Information for Presenters
Preparing and Mounting your Poster
Planning your Poster
- Posters can be professionally printed (e.g., at UW Posters) or hand-done. You can see highly effective examples of both types of poster in these brief videos from last year's Symposium. If you would like more information about how to design an effective poster, please click here.
- Posters can be any shape but should be no larger than 4' x 6'. Larger sizes are hard to balance on the easels provided.
- Remember to include (either on the poster itself, or in your oral description of it) these basic elements of your story: (1) What aspect of your teaching or your students' learning you were trying to find out or better understand, (2) Relevant characteristics of your setting -- course, type of students, etc., (3) What you did to examine the effects of your teaching, and (4) What you learned, expected or unexpected, by approaching your teaching in this way.
Supplies to Bring for your Poster
- Materials for mounting your poster: Every presenter will be provided a tripod easel, but you will need to bring a hard backing for your poster (e.g., a piece of cardboard or foam-core that is as large as your poster - available at University Book Store). The tripod easels don't have any solid surfaces to affix your poster to, so please bring whatever supplies you will need (hard backing, clips, tape, etc) to stabilize your poster so it stands independently on the easel.
- Handouts (optional): It's always hard to anticipate how many people will attend, but if you have a handout, you should plan to provide at least 25 copies.
Presenting your Poster
The Walker Ames Room is available for set up starting at 1:30, and the keynote address (by Matt McGarrity) begins at 2:00 p.m. in Room 210.
You have been assigned to present either at the first poster session, from 2:45 - 3:30 p.m., or at the second poster session, from 3:30-4:15pm (session assignments are reflected in the event schedule). During your assigned session, you or a co-presenter should stand at your poster to engage attendees in discussion and answer questions. Please be prepared to give people a summary of your work in 3-5 minutes, and to draw in people who arrive in the middle of your discussions.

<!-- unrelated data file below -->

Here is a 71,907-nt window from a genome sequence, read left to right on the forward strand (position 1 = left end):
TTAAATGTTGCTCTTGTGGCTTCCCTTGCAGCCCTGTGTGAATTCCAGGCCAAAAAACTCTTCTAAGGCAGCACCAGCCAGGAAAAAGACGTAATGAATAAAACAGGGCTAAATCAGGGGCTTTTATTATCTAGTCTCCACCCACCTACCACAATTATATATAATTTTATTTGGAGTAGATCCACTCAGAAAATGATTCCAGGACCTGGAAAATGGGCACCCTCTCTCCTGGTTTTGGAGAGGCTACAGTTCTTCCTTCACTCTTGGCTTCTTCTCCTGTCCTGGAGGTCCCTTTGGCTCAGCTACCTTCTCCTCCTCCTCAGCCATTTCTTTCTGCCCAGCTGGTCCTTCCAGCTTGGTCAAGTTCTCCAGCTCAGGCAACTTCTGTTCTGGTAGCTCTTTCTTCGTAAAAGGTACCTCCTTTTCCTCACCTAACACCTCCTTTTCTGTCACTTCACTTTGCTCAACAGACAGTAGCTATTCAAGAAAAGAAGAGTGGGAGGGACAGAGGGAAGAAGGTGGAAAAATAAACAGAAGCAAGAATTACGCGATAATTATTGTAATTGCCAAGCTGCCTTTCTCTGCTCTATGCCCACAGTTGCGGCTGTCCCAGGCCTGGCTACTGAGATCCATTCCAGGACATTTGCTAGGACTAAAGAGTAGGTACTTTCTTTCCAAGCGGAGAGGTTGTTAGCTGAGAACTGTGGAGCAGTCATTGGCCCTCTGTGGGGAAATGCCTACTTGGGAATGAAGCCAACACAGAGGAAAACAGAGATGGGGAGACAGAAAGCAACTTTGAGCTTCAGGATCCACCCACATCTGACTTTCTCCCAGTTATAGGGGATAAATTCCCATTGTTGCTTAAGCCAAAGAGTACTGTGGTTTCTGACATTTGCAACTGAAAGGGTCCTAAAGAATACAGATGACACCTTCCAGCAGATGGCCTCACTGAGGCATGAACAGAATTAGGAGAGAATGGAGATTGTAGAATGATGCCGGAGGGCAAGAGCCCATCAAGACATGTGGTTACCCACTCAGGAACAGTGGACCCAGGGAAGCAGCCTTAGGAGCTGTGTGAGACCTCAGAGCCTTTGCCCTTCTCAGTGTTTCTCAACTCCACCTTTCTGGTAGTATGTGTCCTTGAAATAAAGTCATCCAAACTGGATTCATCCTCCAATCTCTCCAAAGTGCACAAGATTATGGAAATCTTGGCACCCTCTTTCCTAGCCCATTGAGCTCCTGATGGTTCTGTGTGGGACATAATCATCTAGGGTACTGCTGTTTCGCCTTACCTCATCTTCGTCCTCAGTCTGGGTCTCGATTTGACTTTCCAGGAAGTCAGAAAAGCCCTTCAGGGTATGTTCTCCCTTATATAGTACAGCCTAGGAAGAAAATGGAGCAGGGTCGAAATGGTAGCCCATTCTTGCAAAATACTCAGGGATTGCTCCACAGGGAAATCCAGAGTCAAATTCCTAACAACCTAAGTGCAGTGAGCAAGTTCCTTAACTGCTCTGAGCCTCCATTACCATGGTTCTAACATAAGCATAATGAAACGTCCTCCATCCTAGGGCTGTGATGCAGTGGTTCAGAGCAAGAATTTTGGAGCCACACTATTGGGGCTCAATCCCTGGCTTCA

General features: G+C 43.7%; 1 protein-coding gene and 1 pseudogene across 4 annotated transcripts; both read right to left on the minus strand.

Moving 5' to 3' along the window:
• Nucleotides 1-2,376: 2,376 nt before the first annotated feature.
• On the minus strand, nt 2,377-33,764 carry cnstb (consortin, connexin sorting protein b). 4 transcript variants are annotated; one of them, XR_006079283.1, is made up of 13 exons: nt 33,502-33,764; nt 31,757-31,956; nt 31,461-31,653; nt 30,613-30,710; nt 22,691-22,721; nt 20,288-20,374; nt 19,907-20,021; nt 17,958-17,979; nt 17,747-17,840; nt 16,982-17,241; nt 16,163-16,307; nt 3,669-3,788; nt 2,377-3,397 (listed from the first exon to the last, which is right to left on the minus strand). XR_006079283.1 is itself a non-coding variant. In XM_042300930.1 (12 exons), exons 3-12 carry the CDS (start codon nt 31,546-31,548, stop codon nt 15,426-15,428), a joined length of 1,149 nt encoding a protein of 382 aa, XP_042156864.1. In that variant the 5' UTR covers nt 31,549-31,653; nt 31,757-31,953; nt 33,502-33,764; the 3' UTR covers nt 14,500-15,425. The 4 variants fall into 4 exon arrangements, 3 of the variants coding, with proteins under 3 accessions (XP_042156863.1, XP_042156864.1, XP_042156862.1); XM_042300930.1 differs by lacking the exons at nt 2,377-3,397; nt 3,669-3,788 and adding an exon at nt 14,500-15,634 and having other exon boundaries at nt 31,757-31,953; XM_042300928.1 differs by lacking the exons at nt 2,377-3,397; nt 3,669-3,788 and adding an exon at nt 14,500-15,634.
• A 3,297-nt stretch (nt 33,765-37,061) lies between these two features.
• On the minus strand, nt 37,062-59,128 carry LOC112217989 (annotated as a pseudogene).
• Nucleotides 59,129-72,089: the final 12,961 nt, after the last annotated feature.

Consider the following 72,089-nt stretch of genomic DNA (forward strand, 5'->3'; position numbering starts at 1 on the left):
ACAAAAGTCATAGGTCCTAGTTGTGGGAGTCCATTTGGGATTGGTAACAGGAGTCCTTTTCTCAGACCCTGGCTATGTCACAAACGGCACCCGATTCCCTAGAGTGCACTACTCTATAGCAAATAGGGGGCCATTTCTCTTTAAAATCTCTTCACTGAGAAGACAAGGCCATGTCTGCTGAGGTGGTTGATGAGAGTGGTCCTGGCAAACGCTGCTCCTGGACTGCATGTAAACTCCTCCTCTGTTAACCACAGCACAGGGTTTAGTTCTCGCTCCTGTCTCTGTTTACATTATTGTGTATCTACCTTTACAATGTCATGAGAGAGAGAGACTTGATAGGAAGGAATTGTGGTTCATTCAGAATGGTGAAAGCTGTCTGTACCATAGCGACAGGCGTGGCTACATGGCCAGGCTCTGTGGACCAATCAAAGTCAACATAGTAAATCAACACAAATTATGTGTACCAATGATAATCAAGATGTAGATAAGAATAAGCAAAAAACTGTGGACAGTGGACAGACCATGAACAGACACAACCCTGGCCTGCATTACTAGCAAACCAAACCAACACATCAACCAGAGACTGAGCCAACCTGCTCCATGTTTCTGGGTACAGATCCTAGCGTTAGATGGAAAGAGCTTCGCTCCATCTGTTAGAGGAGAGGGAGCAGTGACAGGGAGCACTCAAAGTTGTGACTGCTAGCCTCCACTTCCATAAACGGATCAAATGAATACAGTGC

During the other poster session, we invite you to circulate around the room to view other posters and interact with other presenters. If you want a sneak peak of the other poster presentations, a full listing of the poster titles, authors, and abstracts, is available here.
If you're scheduled to be at your poster 2:45 - 3:30 p.m., we will ask you to leave your poster on display for the remaining time so that others can still view your poster even if you're not standing there with it. If you need to leave the event early and you let us know, we'll be happy to take your poster down at the end of the event and store it for you for a couple weeks until you can pick it up.
We'll be conducting 2-3 minute video interviews with presenters, during the event. After the Symposium, we will offer to archive electronic copies of your handouts and/or poster on the Symposium web site, and we'll also post selected video clips (with your permission) to help us provide a record of the event.
For example, the 3 videos featured on the link below give a great sense of the breadth of disciplines, topics, and approaches taken by previous poster presenters: http://depts.washington.edu/sotl/symposium/index.html
"Taking it to the next level!" table
To help those of you who are interested in further opportunities to present or publish your teaching-related work, we have dedicated a table in the center of the room to a collection of useful resources for you. This table will feature examples of disciplinary and interdisciplinary journals on teaching and learning where you might publish, as well as flyers for upcoming meetings at which you could present your work. At the same table you will be able to chat with special guest Sharon Elsayed, Assistant Director of Training and Communication for UW's Human Subjects Division, who will be happy to field your questions about how to navigate the IRB process if you do decide to present your work outside the UW community. Sharon notes that she "is not in the enforcement part of the IRB, her job is education and training of the campus community" and that she is happy to answer questions and steer researchers in the right direction so their experience with the IRB is as smooth as possible. We are delighted that she is making herself available to our community, and encourage you all to chat with her if taking the work you are presenting "to the next level" might be in your future!
If you have any other questions about your participation in the Symposium, please contact us at firstname.lastname@example.org
The 2011 Teaching and Learning Symposium is hosted by:
Email Questions and Comments to: email@example.com